The causes of urinary incontinence are many and treatments are aimed at each of these causes. Incontinence is classified into four basic categories: Transient Incontinence, Urge Incontinence, Stress Incontinence, and Overflow Incontinence.
Transient incontinence is incontinence due to factors outside the urinary tract such as drugs or social and mobility issues that affect the ability to move oneself into the bathroom. It may be related to one's level of consciousness and perception of one's surroundings.
Urge incontinence is described by patients as the urge to urinate but being unable to hold the urine in time to get to a bathroom. It is characterized as an uncontrolled spasm of the bladder muscle resulting in its contraction and emptying of urine. Sometimes these uncontrolled spasms may occur without a patient's awareness. It can be caused by a variety of disease such as diabetes, strokes, Parkinson's disease, and even simple urinary tract infections.
Stress incontinence happens when a physical event like a cough or sneeze causes one to leak. These stress events cause an increase in pressure from outside the bladder. Normally, the sphincter and support structures at the base of the bladder help keep urine from going out. However, if any of these structures are damaged or weakened from events such as surgery, childbirth, or diseases, stress incontinence may occur.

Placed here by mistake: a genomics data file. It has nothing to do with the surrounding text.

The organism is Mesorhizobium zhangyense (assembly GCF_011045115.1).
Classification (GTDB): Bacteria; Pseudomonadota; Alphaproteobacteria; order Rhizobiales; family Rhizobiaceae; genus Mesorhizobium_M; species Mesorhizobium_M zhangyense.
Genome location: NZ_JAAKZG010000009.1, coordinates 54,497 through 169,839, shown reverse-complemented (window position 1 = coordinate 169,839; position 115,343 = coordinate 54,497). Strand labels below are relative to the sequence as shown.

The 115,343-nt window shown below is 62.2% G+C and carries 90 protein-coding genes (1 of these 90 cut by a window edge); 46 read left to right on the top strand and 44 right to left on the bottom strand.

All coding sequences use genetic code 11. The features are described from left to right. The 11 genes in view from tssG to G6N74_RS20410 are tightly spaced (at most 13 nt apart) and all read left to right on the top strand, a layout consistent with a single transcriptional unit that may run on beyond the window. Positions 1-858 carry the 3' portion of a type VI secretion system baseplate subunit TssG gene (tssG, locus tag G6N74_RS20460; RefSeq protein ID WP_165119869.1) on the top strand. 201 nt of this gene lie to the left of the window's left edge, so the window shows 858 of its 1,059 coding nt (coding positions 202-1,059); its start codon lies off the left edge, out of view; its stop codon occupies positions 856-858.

Finally, overflow incontinence occurs when the bladder is filled to its capacity, cannot fill anymore, and basically spills out or "overflows." This occurs in situations when the bladder muscle for varied reasons does not contract or when there is a blockage causing the bladder to fill without adequate emptying. Such blockages typically occur in men with large obstructing prostate glands. Bladder muscle "weakness" can often occur in patients whose nerves to the bladder are injured after surgery, from diabetes or other disease of the nervous system.